Barack Obama's Patriotism
by John Hinderaker of Powerline
Barack Obama gave a speech on patriotism today in Missouri. As always when Obama waxes "eloquent," the media swooned. And, as always, the speech raised interesting questions if you actually read it.
The implicit premise of the speech was that Obama's patriotism is being widely questioned. As far as I've seen, that isn't true. What has happened is that Obama's judgment and political ideology have been questioned because he has chosen to associate himself closely with people who manifestly are not patriotic, like Bill Ayers and Jeremiah Wright.
In his speech today, Obama said that America "is the greatest country on Earth." I'm happy to assume he means it, although whether Obama ever means what he says is an open question. But how, then, did Jeremiah "God damn America" Wright become Obama's spiritual guardian for twenty years? And how do we reconcile Obama's "greatest country on earth" rhetoric with the cynical comment by his political sponsor Bill Ayers on Ayers' own acquittal: "Guilty as sin, free as a bird. What a great country!" Obama failed to acknowledge, let alone answer, the questions that are raised by these associations.
To the crowd's applause, Obama vowed that "I will never question the patriotism of others in this campaign." That's big of him, I guess--he won't try to tell us that John McCain is unpatriotic. Although, actually, his campaign surrogates have done just that. And it's worth noting that in the small-minded, partisan jabs against President Bush that he needlessly inserted into the speech, Obama came perilously close to questioning the patriotism of our current President. That kind of mean-spirited pettiness is sadly typical of Obama.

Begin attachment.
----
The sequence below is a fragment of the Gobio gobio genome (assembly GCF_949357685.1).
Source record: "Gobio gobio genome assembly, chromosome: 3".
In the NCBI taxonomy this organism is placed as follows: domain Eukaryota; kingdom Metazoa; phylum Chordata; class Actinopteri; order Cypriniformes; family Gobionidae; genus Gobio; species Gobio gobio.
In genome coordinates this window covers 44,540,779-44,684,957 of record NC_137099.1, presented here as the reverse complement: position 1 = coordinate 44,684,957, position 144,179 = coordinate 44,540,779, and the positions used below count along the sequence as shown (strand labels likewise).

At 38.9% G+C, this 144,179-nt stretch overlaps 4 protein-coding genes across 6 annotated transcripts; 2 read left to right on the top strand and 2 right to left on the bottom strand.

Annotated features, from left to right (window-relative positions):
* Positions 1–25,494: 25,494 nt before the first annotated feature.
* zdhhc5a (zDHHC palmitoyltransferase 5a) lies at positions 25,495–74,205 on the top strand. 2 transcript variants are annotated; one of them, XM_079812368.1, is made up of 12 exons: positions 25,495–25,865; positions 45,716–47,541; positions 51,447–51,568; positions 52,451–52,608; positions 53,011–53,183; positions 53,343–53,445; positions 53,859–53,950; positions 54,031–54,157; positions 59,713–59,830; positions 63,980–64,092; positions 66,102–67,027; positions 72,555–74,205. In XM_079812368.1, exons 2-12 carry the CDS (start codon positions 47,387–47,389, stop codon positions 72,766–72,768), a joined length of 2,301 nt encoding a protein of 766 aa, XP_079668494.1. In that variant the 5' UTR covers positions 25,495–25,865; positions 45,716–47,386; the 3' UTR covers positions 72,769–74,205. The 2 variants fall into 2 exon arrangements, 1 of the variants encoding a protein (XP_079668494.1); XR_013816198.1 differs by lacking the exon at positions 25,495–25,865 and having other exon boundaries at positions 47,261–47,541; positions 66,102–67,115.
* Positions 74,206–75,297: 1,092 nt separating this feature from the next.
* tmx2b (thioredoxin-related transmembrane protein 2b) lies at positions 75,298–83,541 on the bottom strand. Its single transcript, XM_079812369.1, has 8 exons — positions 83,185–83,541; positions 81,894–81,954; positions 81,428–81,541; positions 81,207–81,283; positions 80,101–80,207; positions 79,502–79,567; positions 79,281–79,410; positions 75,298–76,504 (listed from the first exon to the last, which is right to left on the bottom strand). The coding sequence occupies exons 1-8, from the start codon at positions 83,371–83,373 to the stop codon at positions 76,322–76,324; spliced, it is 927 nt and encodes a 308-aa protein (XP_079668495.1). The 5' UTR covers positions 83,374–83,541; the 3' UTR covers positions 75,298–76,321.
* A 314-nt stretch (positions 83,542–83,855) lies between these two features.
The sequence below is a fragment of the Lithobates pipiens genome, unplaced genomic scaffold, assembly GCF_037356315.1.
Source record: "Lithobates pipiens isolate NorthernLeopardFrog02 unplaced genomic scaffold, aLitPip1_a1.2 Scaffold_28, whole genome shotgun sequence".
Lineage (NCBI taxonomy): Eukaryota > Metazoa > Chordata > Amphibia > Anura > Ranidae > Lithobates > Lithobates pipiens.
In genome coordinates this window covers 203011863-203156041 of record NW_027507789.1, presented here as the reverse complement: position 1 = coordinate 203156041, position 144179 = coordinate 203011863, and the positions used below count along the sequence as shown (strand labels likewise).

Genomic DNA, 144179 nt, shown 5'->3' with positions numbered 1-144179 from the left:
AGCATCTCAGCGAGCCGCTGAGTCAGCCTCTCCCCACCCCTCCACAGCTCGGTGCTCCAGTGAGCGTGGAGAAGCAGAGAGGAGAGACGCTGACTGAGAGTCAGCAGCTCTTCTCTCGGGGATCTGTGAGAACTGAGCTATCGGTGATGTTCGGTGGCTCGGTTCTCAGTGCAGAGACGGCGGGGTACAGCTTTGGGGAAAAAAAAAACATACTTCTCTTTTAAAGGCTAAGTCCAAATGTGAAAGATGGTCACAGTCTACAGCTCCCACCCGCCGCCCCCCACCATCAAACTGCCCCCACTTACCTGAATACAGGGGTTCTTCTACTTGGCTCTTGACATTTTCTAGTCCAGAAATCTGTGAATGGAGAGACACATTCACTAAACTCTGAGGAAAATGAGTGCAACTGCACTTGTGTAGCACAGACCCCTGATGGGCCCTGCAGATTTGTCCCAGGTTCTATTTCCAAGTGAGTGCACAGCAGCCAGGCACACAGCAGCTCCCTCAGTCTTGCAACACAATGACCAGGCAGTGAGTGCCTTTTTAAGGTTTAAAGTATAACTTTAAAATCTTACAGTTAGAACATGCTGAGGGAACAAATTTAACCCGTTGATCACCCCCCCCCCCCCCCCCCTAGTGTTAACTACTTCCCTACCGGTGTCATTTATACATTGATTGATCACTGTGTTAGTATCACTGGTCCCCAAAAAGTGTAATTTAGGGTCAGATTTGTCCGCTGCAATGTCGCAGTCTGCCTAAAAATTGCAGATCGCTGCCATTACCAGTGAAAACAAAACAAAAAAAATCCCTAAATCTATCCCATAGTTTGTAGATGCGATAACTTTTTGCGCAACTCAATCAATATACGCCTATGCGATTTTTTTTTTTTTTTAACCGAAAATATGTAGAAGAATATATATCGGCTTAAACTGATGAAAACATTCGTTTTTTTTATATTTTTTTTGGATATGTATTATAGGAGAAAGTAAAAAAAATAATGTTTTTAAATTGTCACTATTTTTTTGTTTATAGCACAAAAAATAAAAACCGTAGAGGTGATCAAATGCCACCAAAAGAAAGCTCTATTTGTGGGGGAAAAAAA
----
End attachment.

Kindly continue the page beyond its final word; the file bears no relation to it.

Finally, Obama's surprising ignorance of American history, on which we have commented a number of times, was again on display. As a liberal, Obama sees patriotism mostly in dissent. In fact, rather than asserting that dissent may be patriotic, he seems to assume, perversely, that opposing one's own government is always patriotic. His version of the history of the 1960s is hilariously inverted:
In the early years of the civil rights movement and the opposition to the Vietnam War, defenders of the status quo often accused anybody who questioned the wisdom of government policies of being unpatriotic.
Meanwhile, some of those in the so-called counter-culture of the '60s reacted not merely by criticizing particular government policies, but by attacking the symbols, and in extreme cases the very idea of America itself, by burning flags; by blaming America for all that was wrong with the world; and, perhaps most tragically, by failing to honor those veterans coming home from Vietnam, something that remains a national shame to this day.
This is the reverse of what actually happened. Antiwar, anti-American activists burned American flags, blamed America for everything that went wrong in the world, and attacked veterans. Normal Americans concluded, correctly, that these anti-Americans were not patriotic. Contrary to Obama's naive assumption, "dissent" is not always a good thing.
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